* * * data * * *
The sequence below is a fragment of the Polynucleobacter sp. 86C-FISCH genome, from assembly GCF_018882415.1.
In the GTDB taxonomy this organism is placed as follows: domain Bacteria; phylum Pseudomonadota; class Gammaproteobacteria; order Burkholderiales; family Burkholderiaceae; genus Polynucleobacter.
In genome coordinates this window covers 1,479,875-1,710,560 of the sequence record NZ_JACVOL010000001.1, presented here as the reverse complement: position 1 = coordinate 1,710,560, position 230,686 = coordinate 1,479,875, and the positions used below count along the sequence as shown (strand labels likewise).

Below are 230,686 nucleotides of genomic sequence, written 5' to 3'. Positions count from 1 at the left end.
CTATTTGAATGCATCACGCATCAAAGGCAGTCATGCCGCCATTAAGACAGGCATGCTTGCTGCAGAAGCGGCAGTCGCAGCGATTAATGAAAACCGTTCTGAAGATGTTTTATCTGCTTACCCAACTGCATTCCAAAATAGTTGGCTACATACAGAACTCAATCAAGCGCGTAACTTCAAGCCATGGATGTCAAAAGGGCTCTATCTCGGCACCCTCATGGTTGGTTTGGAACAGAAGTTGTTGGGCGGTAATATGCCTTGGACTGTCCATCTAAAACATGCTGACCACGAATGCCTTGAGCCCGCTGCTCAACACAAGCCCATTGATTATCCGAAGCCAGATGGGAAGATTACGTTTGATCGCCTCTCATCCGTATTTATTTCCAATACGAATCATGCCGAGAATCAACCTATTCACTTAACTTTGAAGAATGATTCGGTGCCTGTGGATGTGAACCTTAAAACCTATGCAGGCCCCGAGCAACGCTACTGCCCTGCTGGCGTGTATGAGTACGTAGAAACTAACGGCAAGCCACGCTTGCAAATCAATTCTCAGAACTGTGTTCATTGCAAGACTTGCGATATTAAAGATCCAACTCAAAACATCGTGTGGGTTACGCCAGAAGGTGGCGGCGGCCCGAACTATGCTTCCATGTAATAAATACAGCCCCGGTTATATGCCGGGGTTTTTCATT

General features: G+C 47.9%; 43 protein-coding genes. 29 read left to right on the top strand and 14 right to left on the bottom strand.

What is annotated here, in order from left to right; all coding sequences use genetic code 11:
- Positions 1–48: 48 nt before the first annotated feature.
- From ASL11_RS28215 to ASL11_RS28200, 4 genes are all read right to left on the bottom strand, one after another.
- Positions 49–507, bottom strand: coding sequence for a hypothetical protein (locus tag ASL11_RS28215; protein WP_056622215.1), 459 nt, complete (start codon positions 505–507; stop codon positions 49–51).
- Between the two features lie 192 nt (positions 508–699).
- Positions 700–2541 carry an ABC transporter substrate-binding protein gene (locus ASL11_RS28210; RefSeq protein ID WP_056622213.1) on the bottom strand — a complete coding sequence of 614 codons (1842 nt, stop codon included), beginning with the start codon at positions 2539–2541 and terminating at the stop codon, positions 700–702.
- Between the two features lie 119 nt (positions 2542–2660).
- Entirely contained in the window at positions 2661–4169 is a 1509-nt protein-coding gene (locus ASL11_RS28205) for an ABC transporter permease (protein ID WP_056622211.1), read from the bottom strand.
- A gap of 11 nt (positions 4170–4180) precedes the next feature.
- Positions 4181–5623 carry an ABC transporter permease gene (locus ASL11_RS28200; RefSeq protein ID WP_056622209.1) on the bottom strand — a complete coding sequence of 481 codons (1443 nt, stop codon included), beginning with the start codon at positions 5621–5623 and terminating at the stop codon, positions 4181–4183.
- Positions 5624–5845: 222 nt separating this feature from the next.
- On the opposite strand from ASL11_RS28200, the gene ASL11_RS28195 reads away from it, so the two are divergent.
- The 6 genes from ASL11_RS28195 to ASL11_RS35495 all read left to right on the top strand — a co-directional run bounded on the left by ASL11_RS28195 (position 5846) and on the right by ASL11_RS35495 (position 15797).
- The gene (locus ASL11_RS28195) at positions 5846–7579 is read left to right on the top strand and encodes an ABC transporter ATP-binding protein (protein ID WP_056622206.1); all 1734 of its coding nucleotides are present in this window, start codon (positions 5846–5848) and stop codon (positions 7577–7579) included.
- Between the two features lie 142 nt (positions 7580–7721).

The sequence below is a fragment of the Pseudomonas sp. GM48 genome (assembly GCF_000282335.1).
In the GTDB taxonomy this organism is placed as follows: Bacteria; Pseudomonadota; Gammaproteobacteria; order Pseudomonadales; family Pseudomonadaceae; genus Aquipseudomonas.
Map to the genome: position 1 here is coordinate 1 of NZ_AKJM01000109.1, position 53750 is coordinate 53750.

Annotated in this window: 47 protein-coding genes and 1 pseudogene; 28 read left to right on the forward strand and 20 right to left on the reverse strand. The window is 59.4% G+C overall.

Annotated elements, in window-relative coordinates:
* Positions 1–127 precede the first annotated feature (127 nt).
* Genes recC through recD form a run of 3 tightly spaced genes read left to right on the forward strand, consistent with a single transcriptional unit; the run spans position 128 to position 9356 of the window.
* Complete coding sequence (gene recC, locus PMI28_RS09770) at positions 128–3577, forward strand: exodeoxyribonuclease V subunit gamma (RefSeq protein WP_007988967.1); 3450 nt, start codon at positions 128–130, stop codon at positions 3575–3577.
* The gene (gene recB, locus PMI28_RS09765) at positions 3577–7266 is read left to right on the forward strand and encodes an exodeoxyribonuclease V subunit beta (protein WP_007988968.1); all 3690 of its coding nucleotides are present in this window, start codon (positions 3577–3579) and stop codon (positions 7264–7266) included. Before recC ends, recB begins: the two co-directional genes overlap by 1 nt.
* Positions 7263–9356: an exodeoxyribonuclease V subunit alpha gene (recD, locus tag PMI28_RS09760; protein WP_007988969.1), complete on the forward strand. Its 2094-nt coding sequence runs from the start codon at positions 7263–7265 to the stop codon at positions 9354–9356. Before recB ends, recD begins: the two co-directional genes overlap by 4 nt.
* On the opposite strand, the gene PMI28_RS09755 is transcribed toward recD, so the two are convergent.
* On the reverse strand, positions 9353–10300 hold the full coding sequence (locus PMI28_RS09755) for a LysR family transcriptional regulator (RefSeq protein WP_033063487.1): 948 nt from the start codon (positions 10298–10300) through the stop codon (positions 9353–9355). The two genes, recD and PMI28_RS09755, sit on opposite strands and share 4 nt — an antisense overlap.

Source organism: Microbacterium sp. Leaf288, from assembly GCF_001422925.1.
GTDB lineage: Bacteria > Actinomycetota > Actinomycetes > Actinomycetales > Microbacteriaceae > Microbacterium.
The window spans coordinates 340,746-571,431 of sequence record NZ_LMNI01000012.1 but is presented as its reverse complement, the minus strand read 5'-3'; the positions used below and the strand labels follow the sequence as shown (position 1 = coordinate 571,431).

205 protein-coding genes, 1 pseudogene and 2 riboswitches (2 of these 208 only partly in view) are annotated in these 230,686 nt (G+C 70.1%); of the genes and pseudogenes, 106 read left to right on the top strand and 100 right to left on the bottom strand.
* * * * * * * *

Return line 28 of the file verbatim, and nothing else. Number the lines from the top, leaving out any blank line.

* Genes recC through recD form a run of 3 tightly spaced genes read left to right on the forward strand, consistent with a single transcriptional unit; the run spans position 128 to position 9356 of the window.